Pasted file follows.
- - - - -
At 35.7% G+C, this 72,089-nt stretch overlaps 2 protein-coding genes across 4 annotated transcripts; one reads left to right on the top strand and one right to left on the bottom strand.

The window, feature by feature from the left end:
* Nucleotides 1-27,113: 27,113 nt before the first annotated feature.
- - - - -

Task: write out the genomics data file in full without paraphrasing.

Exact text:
At 35.7% G+C, this 72,089-nt stretch overlaps 2 protein-coding genes across 4 annotated transcripts; one reads left to right on the top strand and one right to left on the bottom strand.

The window, feature by feature from the left end:
* Nucleotides 1-27,113: 27,113 nt before the first annotated feature.